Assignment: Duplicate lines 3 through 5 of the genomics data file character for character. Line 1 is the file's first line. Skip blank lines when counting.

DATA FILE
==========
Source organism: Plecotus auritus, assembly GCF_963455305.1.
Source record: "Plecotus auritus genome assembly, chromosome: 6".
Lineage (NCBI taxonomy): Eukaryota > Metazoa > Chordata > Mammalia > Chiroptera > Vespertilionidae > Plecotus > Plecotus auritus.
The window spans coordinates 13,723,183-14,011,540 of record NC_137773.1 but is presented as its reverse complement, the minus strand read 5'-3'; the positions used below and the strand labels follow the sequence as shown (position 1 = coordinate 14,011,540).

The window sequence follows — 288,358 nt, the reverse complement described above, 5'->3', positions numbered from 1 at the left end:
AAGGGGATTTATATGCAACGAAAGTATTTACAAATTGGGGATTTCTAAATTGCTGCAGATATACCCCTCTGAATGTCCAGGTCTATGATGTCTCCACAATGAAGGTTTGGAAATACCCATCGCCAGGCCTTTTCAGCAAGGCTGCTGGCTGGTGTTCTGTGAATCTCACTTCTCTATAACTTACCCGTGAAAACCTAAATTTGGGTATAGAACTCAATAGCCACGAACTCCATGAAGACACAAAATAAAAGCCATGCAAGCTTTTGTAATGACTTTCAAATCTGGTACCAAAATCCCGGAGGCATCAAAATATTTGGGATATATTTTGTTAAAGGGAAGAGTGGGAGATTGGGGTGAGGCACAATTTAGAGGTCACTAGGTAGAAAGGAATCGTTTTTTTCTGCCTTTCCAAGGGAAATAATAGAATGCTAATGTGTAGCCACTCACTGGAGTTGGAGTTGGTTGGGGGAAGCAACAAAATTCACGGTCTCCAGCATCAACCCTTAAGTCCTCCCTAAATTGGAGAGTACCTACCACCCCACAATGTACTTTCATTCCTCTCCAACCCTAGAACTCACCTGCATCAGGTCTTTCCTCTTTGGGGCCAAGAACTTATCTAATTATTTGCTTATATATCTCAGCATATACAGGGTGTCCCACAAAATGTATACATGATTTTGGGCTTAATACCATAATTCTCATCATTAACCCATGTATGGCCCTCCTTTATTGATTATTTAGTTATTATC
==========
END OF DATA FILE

Lineage (NCBI taxonomy): Eukaryota > Metazoa > Chordata > Mammalia > Chiroptera > Vespertilionidae > Plecotus > Plecotus auritus.
The window spans coordinates 13,723,183-14,011,540 of record NC_137773.1 but is presented as its reverse complement, the minus strand read 5'-3'; the positions used below and the strand labels follow the sequence as shown (position 1 = coordinate 14,011,540).

The window sequence follows — 288,358 nt, the reverse complement described above, 5'->3', positions numbered from 1 at the left end: